Allied Industry

Outlook brightens for cement

With capacity additions slowing, excess supplies may fall

Consider these trends. Since 2011-12, in North India, cement prices have moved up at an annual rate of 3.5 per cent. In the West, prices have risen at a rate of 5-7 per cent a year. In the East, the annual increases have been 6.5 per cent.

The cement industry is basically struggling to live down the effects of large capacity additions made during the previous economic upturn.

The Government’s increased spending on rural housing, road and railway infrastructure, combined with the growth in private capital spending and the increase in disposable income saw cement demand grow at an annual rate of 10 per cent between 2005 and 2008.

Cement prices rose by 10-12 per cent annually in this period and manufacturers saw profit margins expand.

They used these surpluses to create new capacities. The country’s cement capacity increased by almost 100 million tonnes in the three years from 2008 to 2011 to 290 million tonnes. However, with the economy slowing sharply and unexpectedly, cement demand dropped from 2011 and manufacturers have lost much of their pricing power.

Will prices go up now?

For cement prices to go up, a better demand-supply balance is required, and this is likely to happen soon.

There appears to be a slowdown in capacity additions.

Industry reports say that from about 25 million tonnes of capacity added in FY14, new capacity additions will slow down to 22 million tonnes, 19 million tonnes and 14 million tonnes in FY15, FY16 and FY17, respectively.

Two, in the next three years, demand growth is also expected to pick up as the new government prioritises housing and infrastructure building.

A declining rate cycle is also likely to spur housing demand. If the government keeps up the promise to revive the capex cycle and increases spending on infrastructure and building satellite townships, demand may well grow by 7-9 per cent annually. This would still not use up all the cement capacity.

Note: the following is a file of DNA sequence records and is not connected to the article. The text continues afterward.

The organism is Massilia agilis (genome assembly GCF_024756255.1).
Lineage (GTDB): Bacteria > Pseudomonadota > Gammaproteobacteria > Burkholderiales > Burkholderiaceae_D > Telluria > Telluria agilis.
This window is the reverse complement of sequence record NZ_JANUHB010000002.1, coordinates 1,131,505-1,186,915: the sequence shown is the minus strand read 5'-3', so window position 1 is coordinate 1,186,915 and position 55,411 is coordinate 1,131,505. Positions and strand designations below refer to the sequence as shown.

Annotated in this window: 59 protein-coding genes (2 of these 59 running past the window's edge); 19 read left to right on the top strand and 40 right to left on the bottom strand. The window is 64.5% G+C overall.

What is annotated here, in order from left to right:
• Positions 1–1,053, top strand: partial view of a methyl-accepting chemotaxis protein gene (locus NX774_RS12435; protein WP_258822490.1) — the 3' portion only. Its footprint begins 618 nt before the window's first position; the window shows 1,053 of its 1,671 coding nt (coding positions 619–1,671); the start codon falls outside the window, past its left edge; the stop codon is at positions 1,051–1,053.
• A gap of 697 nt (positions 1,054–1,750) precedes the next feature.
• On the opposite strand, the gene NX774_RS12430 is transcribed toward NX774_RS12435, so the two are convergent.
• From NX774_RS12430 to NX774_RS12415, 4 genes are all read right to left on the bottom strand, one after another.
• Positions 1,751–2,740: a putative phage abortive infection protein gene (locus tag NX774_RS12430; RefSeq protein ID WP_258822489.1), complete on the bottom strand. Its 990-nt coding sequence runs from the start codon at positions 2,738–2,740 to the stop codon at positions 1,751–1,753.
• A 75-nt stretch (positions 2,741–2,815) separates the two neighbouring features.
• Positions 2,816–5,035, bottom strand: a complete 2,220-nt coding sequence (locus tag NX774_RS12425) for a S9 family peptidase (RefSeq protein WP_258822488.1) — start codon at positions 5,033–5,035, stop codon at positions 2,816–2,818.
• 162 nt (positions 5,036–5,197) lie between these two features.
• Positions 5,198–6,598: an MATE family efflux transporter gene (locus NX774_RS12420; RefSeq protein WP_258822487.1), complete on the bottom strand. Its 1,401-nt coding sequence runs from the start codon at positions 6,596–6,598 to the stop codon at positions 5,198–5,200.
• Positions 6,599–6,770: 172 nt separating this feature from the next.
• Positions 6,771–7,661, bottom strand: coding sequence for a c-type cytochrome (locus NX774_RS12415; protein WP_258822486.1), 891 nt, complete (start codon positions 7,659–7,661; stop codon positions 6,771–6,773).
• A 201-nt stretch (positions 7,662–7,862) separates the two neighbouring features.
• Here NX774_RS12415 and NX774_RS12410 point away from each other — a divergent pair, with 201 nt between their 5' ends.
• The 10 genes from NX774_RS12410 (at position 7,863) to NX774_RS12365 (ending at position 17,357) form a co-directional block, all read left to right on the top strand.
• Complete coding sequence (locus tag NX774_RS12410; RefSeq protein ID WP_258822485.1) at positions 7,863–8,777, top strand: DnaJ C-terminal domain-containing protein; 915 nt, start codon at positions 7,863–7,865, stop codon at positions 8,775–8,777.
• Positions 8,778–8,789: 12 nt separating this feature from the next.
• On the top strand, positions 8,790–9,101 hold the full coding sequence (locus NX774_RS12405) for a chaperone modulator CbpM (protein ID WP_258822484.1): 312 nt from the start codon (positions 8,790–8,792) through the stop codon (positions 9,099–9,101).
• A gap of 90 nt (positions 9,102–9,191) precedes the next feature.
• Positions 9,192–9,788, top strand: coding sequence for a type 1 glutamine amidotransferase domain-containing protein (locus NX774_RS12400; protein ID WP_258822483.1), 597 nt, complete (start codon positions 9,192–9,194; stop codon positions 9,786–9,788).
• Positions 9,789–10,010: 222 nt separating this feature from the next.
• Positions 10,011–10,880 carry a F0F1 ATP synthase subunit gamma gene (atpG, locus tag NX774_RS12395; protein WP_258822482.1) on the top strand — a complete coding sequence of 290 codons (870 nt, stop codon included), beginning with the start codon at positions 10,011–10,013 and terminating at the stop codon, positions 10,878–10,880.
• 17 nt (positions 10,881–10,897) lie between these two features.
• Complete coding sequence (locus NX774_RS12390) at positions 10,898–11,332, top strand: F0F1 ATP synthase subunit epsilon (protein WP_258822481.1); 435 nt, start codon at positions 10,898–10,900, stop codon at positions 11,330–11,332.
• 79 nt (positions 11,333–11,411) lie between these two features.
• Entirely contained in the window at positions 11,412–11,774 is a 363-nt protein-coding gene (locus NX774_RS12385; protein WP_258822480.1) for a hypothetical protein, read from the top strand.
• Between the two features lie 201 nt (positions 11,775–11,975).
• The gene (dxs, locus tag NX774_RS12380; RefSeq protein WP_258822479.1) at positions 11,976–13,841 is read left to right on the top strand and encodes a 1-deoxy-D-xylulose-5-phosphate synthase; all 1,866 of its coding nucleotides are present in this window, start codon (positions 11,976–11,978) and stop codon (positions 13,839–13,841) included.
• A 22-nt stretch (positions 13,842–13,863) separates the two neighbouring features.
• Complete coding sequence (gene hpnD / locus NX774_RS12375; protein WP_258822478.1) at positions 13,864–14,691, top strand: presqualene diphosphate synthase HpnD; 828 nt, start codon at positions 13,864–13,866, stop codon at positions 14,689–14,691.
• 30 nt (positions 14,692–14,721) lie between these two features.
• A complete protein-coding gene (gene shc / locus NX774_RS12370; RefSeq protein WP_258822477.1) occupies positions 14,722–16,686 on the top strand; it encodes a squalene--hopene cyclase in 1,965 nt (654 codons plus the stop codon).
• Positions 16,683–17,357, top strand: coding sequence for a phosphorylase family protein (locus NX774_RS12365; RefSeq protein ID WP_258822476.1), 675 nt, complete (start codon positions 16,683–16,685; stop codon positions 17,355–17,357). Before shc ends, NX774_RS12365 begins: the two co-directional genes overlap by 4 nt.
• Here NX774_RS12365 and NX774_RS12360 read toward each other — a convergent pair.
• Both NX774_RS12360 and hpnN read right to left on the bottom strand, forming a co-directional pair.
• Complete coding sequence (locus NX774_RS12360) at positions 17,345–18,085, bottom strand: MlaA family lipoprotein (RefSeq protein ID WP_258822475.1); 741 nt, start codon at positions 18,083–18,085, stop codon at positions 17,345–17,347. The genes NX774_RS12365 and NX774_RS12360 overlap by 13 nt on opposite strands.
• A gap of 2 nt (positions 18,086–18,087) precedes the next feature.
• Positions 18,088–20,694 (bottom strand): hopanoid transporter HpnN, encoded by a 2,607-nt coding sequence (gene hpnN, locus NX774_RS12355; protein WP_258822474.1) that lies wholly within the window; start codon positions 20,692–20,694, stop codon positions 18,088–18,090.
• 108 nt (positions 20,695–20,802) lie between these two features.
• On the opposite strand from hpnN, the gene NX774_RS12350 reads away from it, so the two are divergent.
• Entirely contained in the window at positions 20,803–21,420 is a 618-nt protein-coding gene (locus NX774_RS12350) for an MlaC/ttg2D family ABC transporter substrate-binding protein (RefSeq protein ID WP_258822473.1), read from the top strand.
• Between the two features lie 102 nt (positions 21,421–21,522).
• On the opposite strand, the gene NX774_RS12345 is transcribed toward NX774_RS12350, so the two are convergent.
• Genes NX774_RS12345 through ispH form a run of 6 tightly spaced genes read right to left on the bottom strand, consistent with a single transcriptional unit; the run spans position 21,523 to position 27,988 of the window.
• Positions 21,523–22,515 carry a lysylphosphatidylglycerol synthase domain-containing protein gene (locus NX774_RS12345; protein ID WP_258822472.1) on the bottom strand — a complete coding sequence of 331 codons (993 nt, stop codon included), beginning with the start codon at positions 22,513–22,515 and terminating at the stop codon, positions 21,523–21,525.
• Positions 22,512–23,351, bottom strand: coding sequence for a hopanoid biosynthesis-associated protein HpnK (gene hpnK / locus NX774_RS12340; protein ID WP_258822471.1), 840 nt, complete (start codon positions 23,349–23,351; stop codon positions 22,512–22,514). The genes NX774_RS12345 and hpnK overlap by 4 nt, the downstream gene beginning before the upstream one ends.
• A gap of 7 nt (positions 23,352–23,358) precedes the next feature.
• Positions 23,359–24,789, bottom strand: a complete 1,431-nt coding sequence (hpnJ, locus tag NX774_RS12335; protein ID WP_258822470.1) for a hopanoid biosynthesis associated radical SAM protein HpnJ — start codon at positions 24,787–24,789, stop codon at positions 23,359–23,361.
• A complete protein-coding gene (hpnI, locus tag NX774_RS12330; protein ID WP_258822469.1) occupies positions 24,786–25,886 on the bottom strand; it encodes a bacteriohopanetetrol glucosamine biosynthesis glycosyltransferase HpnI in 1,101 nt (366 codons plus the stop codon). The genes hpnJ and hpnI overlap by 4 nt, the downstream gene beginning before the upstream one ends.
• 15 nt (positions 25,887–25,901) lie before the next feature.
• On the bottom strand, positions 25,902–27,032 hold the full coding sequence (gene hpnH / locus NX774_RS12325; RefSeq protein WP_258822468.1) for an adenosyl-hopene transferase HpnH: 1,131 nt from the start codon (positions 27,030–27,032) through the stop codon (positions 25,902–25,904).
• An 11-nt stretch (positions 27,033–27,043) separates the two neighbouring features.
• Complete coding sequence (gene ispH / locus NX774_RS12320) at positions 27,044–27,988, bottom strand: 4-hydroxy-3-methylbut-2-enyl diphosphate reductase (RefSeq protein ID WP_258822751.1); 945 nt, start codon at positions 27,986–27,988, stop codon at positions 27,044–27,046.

But capacity utilisation may improve from the current 73 per cent to 79-80 per cent in FY17. This can aid prices.

Noopur Jain, Assistant Vice President, ICRA, says cement manufacturers will definitely see pricing power improve.

“With demand-supply gap narrowing, players should be able to increase prices.

Even if they do not enjoy strong pricing power as they did in 2007 or 2008, it is definitely going to be better in the next six months to one year than what it is now.”

In this situation, the only factor that can bring about a sustainable improvement in prices is consolidation of capacities.

In the last two years, we have seen JP Associates selling some of its capacities in the north to UltraTech.

In 2012, Dalmia Cement acquired stake in two companies — Calcom and Adhunik Cement, both in the East.

Current trend

Meanwhile, there has been a seasonal recovery in cement prices across regions in recent months. In Delhi, for instance, retail cement prices climbed to about ₹288/bag in October from ₹268/bag in September. After a pause, in January, prices zoomed to ₹285/bag. Cement prices have rebounded in most regions in January by 4 to 14 per cent — the least increase was in Kolkata and the highest in Mumbai. In Mumbai, wholesale cement prices increased from ₹320/bag in December to ₹364/bag in January.

In the South, while prices in Hyderabad have risen from ₹321 to ₹350/bag, in Chennai too there has been an increase from ₹375-380 levels to ₹390/bag. Logistical bottlenecks have also contributed to the recent price rise, says Madhusudan Shah, President, Cement Stockists & Dealers Association of Bombay.

“The increase was largely because supply was hampered because of shortage of wagons as many were diverted for transport of fertilisers.

Actual demand pick-up may take a little more time.”


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